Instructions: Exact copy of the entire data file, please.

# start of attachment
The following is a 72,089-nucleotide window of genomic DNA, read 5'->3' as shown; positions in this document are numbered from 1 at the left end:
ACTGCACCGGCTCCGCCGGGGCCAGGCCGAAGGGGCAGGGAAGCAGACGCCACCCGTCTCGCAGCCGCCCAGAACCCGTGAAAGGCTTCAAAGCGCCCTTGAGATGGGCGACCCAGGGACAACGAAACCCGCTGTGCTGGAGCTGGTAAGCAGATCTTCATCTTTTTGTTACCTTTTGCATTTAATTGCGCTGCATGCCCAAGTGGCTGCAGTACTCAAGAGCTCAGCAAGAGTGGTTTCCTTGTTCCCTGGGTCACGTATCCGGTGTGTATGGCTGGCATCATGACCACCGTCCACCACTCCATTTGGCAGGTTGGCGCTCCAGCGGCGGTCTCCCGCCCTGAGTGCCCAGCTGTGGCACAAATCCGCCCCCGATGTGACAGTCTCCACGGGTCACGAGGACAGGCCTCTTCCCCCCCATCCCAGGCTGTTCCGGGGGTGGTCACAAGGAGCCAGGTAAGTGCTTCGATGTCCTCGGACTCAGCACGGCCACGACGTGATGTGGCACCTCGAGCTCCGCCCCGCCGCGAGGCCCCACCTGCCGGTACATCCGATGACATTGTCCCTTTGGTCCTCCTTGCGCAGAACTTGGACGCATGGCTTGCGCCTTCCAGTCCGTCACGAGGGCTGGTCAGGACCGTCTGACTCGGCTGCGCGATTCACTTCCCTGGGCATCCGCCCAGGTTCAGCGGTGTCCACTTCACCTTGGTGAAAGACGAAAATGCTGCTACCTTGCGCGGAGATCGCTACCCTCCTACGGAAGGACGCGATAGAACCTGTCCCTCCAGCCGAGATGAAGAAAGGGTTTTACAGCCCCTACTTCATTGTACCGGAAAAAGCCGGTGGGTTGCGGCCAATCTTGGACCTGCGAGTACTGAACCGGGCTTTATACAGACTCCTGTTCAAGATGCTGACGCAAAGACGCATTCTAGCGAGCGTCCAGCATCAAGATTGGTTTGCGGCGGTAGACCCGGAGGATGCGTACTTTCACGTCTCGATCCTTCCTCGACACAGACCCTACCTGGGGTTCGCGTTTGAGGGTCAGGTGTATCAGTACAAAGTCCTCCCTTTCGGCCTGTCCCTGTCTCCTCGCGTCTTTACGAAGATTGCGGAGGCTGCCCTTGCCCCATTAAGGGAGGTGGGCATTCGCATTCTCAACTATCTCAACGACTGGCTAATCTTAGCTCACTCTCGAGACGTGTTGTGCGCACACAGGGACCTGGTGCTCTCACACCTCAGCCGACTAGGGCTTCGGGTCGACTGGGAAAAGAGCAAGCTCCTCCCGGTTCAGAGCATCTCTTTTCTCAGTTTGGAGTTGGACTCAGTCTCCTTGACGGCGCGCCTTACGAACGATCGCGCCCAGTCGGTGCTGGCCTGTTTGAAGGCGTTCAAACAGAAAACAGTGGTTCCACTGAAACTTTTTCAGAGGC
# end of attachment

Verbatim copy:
The following is a 72,089-nucleotide window of genomic DNA, read 5'->3' as shown; positions in this document are numbered from 1 at the left end:
ACTGCACCGGCTCCGCCGGGGCCAGGCCGAAGGGGCAGGGAAGCAGACGCCACCCGTCTCGCAGCCGCCCAGAACCCGTGAAAGGCTTCAAAGCGCCCTTGAGATGGGCGACCCAGGGACAACGAAACCCGCTGTGCTGGAGCTGGTAAGCAGATCTTCATCTTTTTGTTACCTTTTGCATTTAATTGCGCTGCATGCCCAAGTGGCTGCAGTACTCAAGAGCTCAGCAAGAGTGGTTTCCTTGTTCCCTGGGTCACGTATCCGGTGTGTATGGCTGGCATCATGACCACCGTCCACCACTCCATTTGGCAGGTTGGCGCTCCAGCGGCGGTCTCCCGCCCTGAGTGCCCAGCTGTGGCACAAATCCGCCCCCGATGTGACAGTCTCCACGGGTCACGAGGACAGGCCTCTTCCCCCCCATCCCAGGCTGTTCCGGGGGTGGTCACAAGGAGCCAGGTAAGTGCTTCGATGTCCTCGGACTCAGCACGGCCACGACGTGATGTGGCACCTCGAGCTCCGCCCCGCCGCGAGGCCCCACCTGCCGGTACATCCGATGACATTGTCCCTTTGGTCCTCCTTGCGCAGAACTTGGACGCATGGCTTGCGCCTTCCAGTCCGTCACGAGGGCTGGTCAGGACCGTCTGACTCGGCTGCGCGATTCACTTCCCTGGGCATCCGCCCAGGTTCAGCGGTGTCCACTTCACCTTGGTGAAAGACGAAAATGCTGCTACCTTGCGCGGAGATCGCTACCCTCCTACGGAAGGACGCGATAGAACCTGTCCCTCCAGCCGAGATGAAGAAAGGGTTTTACAGCCCCTACTTCATTGTACCGGAAAAAGCCGGTGGGTTGCGGCCAATCTTGGACCTGCGAGTACTGAACCGGGCTTTATACAGACTCCTGTTCAAGATGCTGACGCAAAGACGCATTCTAGCGAGCGTCCAGCATCAAGATTGGTTTGCGGCGGTAGACCCGGAGGATGCGTACTTTCACGTCTCGATCCTTCCTCGACACAGACCCTACCTGGGGTTCGCGTTTGAGGGTCAGGTGTATCAGTACAAAGTCCTCCCTTTCGGCCTGTCCCTGTCTCCTCGCGTCTTTACGAAGATTGCGGAGGCTGCCCTTGCCCCATTAAGGGAGGTGGGCATTCGCATTCTCAACTATCTCAACGACTGGCTAATCTTAGCTCACTCTCGAGACGTGTTGTGCGCACACAGGGACCTGGTGCTCTCACACCTCAGCCGACTAGGGCTTCGGGTCGACTGGGAAAAGAGCAAGCTCCTCCCGGTTCAGAGCATCTCTTTTCTCAGTTTGGAGTTGGACTCAGTCTCCTTGACGGCGCGCCTTACGAACGATCGCGCCCAGTCGGTGCTGGCCTGTTTGAAGGCGTTCAAACAGAAAACAGTGGTTCCACTGAAACTTTTTCAGAGGC